Coming Clean Coming Clean


Got a dirty deck? You can swab it yourself or call in people with the real scour power

August 23, 2008|By ROB KASPER

There are, I discovered, two ways to clean and seal a wood deck. There is the approach I have taken when tackling the task. That would be cleaning the deck with a garden hose and sealing it with a paint roller. Then there is the mode professionals such as Jim Yeiser and Phil Muth employ. They clean the wood with a power washer, then apply the sealant with a mist emitted by a power spray.

My method costs less, about $75, compared to theirs, which costs about $460 for an average deck. Their results look much better.

"We do get a fair amount of business from guys who said, 'I did my deck once and I am never going to do that again,' " Muth said. He told me this one brilliant morning this week as we watched members of his Pride Services Group crew get ready to seal the deck of a townhouse in Owings Mills. Muth is the owner of the deck-care business and Yeiser is the manager of the 15-year-old enterprise.

Right away, it was apparent to me that the pros approach their deck work with much more patience and preparation than I have demonstrated.

The Pride Services crew had cleaned this deck several days earlier. The workers had used a power washer capable of shooting water out at a pressure of 3,500 pounds per square inch. This is a pressure level only pros use.

The power washer rinsed off the coating of Dr. Dave's Deck Soap, a mixture of lye-based detergents that Muth had named in honor of the former employee who created the potion. Then they let the washed deck dry for two rainless days. The arid period is important, Muth said, because the wood has to be dry to accept the sealant. Before applying sealant, they measure the amount of moisture on the deck with a tool called a moisture meter.

By contrast, when I washed the deck of a beach house last summer, I used a jug of cleaning solution that screwed onto the end of a garden hose. After I finished cleaning the deck, I was itching to seal it and waited only one day for the deck to dry. My moisture meter was my bare big toe, which I rubbed on the surface of the wood.

Some people are wary of having a power washer clean their deck, Yeiser said. They are worried that the high pressure will damage the wood, causing it to look fuzzy.

Pressure washers can damage wood if they are held too close to deck or if the psi - pressure per square inch - is too high. For most woods 1,500 to 2,500 psi should be sufficient.

Yeiser and Muth acknowledged that when inexperienced operators get their hands on a power washer, bad things can happen. Once, for instance, Muth recalled that he was summoned to clean up behind a crew of men who had rented a power washer and drained several beers as they attempted to clean a number of decks in their neighborhood. One reveler had carved an obscenity into the wood of a deck with the power washer. It would not come out.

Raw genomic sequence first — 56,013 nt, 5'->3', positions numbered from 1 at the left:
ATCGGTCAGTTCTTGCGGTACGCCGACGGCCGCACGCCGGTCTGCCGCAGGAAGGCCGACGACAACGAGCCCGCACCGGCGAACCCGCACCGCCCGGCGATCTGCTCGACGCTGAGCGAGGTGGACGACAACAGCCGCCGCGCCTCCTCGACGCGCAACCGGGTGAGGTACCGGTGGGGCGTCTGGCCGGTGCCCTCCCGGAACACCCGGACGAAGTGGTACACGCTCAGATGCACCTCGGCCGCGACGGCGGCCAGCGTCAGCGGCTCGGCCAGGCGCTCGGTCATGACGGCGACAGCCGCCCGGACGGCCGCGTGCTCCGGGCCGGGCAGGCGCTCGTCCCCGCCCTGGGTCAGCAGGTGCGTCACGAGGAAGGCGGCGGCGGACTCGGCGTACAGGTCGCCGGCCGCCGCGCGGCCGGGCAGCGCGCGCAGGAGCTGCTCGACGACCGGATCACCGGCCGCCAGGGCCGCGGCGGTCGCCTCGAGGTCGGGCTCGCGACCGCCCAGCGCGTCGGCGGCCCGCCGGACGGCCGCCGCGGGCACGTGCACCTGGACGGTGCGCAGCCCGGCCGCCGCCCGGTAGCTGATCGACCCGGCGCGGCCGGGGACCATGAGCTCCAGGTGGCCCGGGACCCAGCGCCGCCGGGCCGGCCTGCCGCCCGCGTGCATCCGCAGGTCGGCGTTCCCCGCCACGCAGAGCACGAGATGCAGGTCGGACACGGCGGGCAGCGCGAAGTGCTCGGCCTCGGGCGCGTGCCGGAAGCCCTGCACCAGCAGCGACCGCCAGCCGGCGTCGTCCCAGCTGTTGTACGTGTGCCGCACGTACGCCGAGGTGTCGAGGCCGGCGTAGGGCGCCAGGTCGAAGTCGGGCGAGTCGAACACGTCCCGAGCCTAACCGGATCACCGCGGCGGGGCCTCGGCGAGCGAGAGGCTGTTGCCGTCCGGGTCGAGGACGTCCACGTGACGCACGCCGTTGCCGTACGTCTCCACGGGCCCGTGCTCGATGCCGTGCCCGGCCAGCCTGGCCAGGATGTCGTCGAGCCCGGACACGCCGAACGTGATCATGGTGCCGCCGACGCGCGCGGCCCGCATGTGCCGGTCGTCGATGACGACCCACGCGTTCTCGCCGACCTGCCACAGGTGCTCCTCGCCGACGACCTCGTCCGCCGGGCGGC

But when a power washer is in the hands of a pro, it can take the dusky gray color out of a dirty deck - the "sunburn," as Muth calls it.

Yeiser later demonstrated the correct way to use a power washer when he cleaned some soiled planks at the company's Catonsville headquarters. The results were impressive. Indeed, after the crew had washed the Owings Mills deck, it looked like it had new lumber.

Before the pros applied a drop of sealant, they cloaked the worksite in a ton of plastic sheeting. The plastic prevented the sealant from damaging adjoining property or vegetation. "I tell my crew plastic is cheap, but replacing siding is expensive," Yeiser said.

What type of sealant you apply to your deck is, I learned, a matter of taste, expense and environmental regulations. Most sealants do the minimal job of repelling water, Muth said. But more expensive sealants tend to hold their good looks longer, he added.

The tint of sealants ranges from light to dark. The lighter tints help keep the wood cooler and easier to walk on in bare feet, Muth said. On the other hand, he added, the darker the tint, the more protection it offers the wood against the ultraviolet rays of the sun.

These wood preservatives contain volatile organic compounds - gases that at dangerous levels can, according to the Environmental Protection Agency, damage the environment. Recently, manufacturers cut back on the amount of volatile organic compounds in deck sealants, Muth said.

After an hour or so of prep work, crew member Osmin Martinez was ready to apply sealant. He used an electric sprayer that sent a fine mist of sealant with a linseed-oil base onto the deck. In its bucket, the cedar-tinted sealant looked like orange juice. But on the wood, it had a much lighter hue, closer to honey.

One of the fine points of applying sealant, Muth said, is using a nozzle that sends out a small particles of spray. If you use a paint roller, the sealant goes on in a heavier dose and doesn't penetrate as deeply into the wood, he said. The roller also misses the sides of the floorboards, he added.

I, of course, had applied my most recent coat of deck sealant with a roller.

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